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Too Much TV: Your TV Talking Points For Thursday, July 7th, 2022
What will Netflix's ad-supported tier look like?
Here's everything you need to know about the world of television for Thursday, July 7th, 2022.
WHAT WILL NETFLIX'S AD-SUPPORTED TIER LOOK LIKE?
Netflix rolling out its ad-supported tier sometime late this year is arguably the top streaming industry story of 2022. But other than the fact that it is happening, the company hasn't shared any concrete details of what it might look like, when it will launch or what it will cost.
Because I've written about the company's UX a lot over the past couple of years, I've developed a number of pretty solid sources inside the company. And while I can't share a lot of solid details about what the final product might look like (and what I do know, I can't share yet), I can pass along some of the questions Netflix executives, product managers and engineers have been wrangling over as everyone scrambles to get this done on a very aggressive timetable.
1) How are the ad breaks going to work? I won't even get into the ad tech side of this question, which seems to still be a bit of an internal dumpster fire. Let's just consider how the ads are going to interact with the content. A pre-roll ad is an obvious choice. But do you also include a post-roll ad as the default? In that case, you run the risk of having an extra-long ad break in between episodes. That's the case on Paramount+, which really impacts the customer experience.
Then it's deciding on the amount of advertising and the consensus seems to be towards keeping the ad load extremely light. But there still a lot of questions about how that is going to work in practice. Made-for-streaming shows don't have any natural ad breaks and licensed content that originally aired on broadcast television has too many breaks. You can have the ad tech dynamically insert the ads, but that brings up all sorts of issues of its own. There is a group of people within Netflix that believe the best strategy for now is to do pre and post ads and nothing else until Netflix can build its own internal ad tech. But that approach would leave a lot of money on the table. On the other hand, less obtrusive ads might be really helpful on the subscriber growth side of the business - particularly in mature markets like the U.S.
2) Do you run ads in kids programming? Netflix has a separate UX that is designed for kids and that version of the surface only offers up "kid friendly" programming. At one point, the internal default seems to have been to not include advertising on the kids tier. But now the conversation seems to be "if we include ads, can we insure they are kid-friendly & relevant?"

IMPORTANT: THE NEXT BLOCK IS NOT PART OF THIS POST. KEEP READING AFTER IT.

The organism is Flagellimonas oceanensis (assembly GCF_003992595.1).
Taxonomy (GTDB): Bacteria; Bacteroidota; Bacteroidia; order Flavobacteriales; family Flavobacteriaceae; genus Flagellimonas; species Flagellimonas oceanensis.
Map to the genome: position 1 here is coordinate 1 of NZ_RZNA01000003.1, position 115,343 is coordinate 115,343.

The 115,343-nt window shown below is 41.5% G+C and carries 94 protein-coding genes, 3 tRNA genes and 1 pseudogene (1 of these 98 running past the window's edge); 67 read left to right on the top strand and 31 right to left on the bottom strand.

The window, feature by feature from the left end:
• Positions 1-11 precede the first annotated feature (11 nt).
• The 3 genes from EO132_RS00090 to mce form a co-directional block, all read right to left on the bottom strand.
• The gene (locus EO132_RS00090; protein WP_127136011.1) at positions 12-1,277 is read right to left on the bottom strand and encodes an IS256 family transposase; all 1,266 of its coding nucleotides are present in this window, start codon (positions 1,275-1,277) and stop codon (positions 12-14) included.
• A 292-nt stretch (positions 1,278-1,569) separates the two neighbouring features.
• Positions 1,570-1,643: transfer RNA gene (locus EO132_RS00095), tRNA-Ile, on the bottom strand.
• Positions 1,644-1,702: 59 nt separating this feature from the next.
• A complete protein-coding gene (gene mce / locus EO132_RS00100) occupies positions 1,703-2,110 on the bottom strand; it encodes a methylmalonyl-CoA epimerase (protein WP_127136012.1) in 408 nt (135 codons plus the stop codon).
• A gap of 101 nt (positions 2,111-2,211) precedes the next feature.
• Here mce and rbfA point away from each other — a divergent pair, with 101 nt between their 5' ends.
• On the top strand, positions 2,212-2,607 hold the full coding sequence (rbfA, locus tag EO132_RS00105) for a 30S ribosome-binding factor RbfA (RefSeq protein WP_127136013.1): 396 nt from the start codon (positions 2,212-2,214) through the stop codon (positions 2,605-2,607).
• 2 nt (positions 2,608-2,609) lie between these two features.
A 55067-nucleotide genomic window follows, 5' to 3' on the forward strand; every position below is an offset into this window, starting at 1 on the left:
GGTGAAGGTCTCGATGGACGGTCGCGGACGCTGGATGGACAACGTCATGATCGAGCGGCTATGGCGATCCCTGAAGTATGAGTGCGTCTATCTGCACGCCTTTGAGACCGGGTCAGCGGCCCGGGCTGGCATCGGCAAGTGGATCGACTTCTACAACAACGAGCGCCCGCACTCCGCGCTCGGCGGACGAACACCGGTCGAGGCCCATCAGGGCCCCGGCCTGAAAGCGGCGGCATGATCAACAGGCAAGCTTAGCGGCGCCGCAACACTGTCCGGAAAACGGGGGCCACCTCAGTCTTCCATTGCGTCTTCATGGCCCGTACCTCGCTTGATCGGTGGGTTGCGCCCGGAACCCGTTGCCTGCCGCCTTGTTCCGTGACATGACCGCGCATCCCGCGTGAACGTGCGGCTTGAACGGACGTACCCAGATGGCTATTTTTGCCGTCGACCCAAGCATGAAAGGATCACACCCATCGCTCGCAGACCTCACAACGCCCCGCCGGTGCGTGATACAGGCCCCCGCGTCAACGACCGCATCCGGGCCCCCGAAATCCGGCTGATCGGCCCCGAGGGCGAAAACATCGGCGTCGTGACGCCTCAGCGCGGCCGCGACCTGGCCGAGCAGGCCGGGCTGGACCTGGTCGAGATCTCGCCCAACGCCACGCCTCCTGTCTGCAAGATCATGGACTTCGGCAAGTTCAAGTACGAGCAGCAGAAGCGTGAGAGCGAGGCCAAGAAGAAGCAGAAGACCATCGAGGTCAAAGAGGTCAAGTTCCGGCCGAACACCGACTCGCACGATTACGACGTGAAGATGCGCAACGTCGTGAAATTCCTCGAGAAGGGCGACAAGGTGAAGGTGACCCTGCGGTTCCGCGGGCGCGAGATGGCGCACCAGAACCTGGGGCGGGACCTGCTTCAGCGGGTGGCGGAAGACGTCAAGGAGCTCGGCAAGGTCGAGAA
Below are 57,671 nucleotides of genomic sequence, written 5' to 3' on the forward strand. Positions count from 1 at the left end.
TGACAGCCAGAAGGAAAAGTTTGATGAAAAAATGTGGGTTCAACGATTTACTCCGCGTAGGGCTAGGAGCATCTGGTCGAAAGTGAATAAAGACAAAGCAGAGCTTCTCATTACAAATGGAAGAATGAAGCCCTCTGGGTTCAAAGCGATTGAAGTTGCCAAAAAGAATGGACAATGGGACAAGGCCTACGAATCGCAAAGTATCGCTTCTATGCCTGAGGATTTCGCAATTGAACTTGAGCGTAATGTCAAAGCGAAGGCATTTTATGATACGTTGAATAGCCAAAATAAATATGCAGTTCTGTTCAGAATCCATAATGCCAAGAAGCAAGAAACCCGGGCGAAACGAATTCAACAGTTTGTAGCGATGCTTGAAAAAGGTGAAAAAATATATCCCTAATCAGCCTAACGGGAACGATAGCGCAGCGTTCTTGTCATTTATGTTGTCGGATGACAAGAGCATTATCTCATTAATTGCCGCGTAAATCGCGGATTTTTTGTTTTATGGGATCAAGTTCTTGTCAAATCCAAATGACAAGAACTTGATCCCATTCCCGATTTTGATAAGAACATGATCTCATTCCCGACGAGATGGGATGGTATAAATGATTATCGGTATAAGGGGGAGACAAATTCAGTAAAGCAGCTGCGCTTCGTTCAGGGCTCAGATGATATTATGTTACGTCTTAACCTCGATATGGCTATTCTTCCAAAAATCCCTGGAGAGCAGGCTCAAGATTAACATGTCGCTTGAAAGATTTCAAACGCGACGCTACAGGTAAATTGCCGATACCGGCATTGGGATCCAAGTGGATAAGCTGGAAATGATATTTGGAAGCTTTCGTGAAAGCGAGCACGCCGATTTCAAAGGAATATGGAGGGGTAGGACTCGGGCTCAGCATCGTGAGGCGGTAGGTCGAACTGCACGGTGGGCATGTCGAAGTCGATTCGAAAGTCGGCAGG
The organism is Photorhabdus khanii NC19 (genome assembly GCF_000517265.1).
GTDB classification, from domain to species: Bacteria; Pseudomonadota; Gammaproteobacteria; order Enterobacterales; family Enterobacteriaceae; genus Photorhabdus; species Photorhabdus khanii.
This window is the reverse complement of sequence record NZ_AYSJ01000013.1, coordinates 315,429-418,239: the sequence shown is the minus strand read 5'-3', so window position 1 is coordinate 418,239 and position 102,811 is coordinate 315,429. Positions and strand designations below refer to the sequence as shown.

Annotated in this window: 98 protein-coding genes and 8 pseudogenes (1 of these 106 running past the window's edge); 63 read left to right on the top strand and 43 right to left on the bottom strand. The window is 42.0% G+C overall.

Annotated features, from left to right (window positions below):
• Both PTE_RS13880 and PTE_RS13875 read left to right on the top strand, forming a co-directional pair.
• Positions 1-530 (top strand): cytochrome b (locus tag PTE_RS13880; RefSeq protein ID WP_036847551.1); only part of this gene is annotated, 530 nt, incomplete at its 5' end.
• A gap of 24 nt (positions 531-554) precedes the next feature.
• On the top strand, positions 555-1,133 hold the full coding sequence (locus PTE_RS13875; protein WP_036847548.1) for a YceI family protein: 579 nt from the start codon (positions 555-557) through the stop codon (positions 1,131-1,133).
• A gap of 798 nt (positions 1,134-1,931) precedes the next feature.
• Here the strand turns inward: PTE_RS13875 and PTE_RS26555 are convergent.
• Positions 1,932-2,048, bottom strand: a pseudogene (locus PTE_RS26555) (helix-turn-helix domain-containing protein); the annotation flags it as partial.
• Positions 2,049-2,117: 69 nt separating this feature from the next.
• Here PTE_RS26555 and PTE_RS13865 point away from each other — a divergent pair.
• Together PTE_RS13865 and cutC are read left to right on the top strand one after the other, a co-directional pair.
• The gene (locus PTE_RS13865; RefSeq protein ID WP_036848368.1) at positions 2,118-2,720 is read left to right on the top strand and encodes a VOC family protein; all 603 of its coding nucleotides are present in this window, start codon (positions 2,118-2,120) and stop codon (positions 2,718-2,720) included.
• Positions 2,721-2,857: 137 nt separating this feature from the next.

3) Where does Netflix roll out its ad-tier first? The conventional wisdom outside the company seems to be that the U.S. would be at the top of the list and in a lot of ways that makes sense. The company is facing all sorts of subscriber churn and retention issues in mature markets such as the U.S., so rolling it out here would presumably have a very positive impact. But doing it in the U.S. is also extremely complex, for both technical and licensing issues. There is an internal argument that the ad-supported tier should debut in some smaller markets, giving engineers the chance to tweak the service. There's also concern that a flubbed U.S. launch could have a huge negative impact on the company's stock price and spark calls for changes at the top of Netflix's executive ranks.
But the question of "where" is even more complicated than that. Netflix already offers a discounted mobile-only option in parts of Africa and Asia. One way to really jumpstart subscriptions in those territories would be to either offer a free ad-supported tier or drop the mobile price even further and add advertising as a default. But there are all sorts of ad tech problems with that plan. And some executives apparently worry that Netflix subscribers in mature territories would be unhappy they didn't receive that option as well. To say nothing of the fact that the ad market in Rwanda is very different than the one in France or Canada.
4) What content will be missing from the ad-supported tier? This is especially an issue with licensed content, which in most cases will require a renegotiation of the original deal in order to stream in an ad-supported environment. Netflix reportedly is proposing to just pay a flat premium over the original contracted price. But some licensees are apparently balking at the idea, which may mean that some higher-profile licensed titles (and there are more than you might think) won't be available for streaming on the ad-supported tier.